To put things into perspective, this time last year we were in the grip of The Beast From The East and had snow/ice on the ground. We were all miserable and gloomy as we should be at this time of year. On a side note, the so-called ‘Beast’ was a bit of a wimp and social media enjoyed exaggerrating it’s powers and overly-dramatising the kind of snow and low temperatures that I’m sure other countries would scoff at. Unfortunately, we are not used to snow here in Britain and so the reality of the situation was distorted by our lack of hardiness and also the stupidity of certain people who believe it’s perfectly fine to drive at normal speeds on ice in powerful, rear wheel drive German cars.

Winter and our inability to deal with a few centimetres of snow is a whole other topic for another time however.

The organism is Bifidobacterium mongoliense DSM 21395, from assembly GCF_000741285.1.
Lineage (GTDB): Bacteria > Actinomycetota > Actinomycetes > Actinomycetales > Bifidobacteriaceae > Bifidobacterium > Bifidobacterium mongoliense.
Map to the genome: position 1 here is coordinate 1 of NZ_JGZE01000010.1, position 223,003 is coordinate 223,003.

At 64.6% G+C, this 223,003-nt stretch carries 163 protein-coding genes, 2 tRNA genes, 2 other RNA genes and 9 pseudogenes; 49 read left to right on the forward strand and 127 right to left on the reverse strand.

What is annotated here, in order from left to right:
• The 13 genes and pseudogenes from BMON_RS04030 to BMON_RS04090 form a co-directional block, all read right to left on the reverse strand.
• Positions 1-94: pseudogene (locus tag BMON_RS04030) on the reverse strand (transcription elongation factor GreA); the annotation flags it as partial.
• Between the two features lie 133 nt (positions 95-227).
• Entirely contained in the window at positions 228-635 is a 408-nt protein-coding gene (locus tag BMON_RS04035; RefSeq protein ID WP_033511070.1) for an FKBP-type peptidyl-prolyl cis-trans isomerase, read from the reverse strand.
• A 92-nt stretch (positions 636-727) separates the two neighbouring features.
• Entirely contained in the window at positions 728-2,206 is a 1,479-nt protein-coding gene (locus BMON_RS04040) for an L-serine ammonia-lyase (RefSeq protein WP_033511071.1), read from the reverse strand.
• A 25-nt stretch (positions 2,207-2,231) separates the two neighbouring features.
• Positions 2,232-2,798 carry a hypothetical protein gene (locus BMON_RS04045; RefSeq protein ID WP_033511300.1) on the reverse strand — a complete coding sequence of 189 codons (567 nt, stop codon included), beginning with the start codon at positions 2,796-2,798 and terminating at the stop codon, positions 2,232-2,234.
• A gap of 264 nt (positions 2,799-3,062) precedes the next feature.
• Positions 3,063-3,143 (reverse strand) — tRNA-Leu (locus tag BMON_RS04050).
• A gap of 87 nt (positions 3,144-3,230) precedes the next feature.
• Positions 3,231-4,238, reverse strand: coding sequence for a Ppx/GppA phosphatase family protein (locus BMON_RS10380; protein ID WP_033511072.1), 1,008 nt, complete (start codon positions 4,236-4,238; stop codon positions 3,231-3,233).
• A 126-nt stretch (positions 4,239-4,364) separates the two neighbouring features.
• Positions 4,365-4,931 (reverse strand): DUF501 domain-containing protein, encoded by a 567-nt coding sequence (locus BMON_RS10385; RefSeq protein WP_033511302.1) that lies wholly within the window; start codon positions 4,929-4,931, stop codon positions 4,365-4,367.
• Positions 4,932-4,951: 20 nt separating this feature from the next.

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I’m here to talk about the joys of going for a drive for the sake of it, something I do quite often but an undeniably more attractive proposition when the weather is great as it was this Sunday. I’m fortunate to live not far from some beautiful, picturesque countryside and fantastic driving roads so it was with zero hesitation that I decided to spend Sunday afternoon attacking the lanes in my car and cruising through laid-back English villages, lapping up the lazy Sunday afternoon atmosphere and sunshine. Sunglasses and race driver wannabe Alpinestars gloves on. Window dropped all the way down. Tunes pumping from the speakers (old school House courtesy of 808 State, 28th Street Crew and Frankie Knuckles).